* So with events such as automation, AI and machine learning etc, it’s not that we should only begin worrying when some super AI controls everything (who knows, one day that might happen or it might be happening now in pockets—as William Gibson says, the future’s here but not evenly distributed). It’s more more that organisations are willing to deploy even the most clunky systems in the name of saving money, or more likely in the name of avoiding what is really going on (Tim Dunlop is very good on this), a “going on” that ironically involves a more sophisticated use of the very same tech they’re deploying so badly while refusing to know anything about them for real …
* part of this is just greed and cronyism and being determined to be as despicable as possible in the service of one’s own, or one’s group’s interests, and in denial of one’s own complete out of touchness, as a politician or perhaps a manager (the T person fits the bill here perfectly once again—”white life” seems sometimes defined by this enhanced take up of what can only be called stupid control, which reminds me of Sianne Ngai’s Stupliminity, which is undoubtedly at the core of things here too … though I know there are other aspects to white life, more “expert” .. and again Stefano and Fred Moten are really good on all this). But part of it is probably that, as Dylan Hendricks notes, ‘The world became too complex for this generation of governments.’ It’s time perhaps that we all admitted this and moved on … if such a thing is possible. Before even more damage is done.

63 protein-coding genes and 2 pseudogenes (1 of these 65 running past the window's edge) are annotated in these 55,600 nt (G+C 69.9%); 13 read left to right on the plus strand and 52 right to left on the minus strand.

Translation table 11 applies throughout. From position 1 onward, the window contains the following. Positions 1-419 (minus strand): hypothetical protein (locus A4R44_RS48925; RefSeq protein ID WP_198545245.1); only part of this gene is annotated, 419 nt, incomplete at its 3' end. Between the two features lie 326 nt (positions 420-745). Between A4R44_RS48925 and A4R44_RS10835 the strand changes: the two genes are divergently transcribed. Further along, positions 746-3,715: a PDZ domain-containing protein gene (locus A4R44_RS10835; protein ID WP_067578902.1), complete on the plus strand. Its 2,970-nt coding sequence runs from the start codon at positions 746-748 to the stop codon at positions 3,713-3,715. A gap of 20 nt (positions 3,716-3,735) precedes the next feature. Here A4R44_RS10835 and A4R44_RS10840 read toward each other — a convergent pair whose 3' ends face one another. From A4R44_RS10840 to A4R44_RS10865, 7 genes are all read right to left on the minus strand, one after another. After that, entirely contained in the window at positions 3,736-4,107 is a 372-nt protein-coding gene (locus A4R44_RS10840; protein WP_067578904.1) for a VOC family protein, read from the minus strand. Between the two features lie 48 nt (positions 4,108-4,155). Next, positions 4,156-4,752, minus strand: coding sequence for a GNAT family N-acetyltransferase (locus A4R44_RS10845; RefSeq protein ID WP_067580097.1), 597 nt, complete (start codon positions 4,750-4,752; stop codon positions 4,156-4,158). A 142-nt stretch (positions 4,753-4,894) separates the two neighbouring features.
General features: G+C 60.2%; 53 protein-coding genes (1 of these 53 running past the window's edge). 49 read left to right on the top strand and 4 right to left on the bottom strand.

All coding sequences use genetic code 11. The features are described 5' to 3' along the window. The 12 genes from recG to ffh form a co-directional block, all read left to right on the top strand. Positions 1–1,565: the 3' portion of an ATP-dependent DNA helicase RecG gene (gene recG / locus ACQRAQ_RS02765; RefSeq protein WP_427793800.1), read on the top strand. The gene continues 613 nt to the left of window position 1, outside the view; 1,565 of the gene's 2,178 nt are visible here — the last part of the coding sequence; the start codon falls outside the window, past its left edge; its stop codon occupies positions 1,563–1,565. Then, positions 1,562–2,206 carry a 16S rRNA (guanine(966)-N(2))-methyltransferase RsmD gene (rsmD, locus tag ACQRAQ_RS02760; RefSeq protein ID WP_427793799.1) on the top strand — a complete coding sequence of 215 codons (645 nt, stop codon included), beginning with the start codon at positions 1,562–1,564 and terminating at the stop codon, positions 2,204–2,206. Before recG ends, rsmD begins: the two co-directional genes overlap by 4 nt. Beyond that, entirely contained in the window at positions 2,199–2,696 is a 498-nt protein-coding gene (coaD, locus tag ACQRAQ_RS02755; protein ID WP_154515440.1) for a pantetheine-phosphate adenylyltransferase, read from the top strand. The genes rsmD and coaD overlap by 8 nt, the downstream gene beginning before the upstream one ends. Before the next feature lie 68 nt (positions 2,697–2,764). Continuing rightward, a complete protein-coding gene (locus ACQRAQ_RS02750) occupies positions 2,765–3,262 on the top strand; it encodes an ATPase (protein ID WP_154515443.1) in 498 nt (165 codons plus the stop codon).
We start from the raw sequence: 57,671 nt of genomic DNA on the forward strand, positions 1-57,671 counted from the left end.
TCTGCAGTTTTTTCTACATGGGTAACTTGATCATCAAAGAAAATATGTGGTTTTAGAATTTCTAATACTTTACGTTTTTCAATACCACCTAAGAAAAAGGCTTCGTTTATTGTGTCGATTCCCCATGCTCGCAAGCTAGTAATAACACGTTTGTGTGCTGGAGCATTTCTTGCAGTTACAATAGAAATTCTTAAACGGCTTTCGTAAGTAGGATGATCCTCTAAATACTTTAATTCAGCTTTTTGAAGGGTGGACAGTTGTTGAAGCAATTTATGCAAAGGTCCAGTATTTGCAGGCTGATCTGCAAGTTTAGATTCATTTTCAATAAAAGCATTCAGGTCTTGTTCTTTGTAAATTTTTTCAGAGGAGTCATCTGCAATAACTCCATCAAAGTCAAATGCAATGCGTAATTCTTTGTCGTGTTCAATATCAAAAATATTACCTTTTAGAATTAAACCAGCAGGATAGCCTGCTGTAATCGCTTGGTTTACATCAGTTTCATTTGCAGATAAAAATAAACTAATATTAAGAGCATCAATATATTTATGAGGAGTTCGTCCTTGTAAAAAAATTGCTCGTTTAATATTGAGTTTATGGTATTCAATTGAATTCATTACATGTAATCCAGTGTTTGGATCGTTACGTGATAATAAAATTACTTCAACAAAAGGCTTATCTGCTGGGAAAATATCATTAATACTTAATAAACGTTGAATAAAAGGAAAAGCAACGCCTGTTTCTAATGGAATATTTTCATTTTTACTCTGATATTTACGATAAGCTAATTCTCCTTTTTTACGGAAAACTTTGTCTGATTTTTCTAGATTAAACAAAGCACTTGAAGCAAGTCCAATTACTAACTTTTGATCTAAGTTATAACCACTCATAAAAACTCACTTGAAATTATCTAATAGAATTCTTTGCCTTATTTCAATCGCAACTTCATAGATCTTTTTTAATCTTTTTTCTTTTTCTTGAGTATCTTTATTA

* It would be lovely to see a public service freed from so much political interference and forced brutality towards the public they are supposed to serve. I know many people are still trying in difficult circumstances and more kudos to them for that.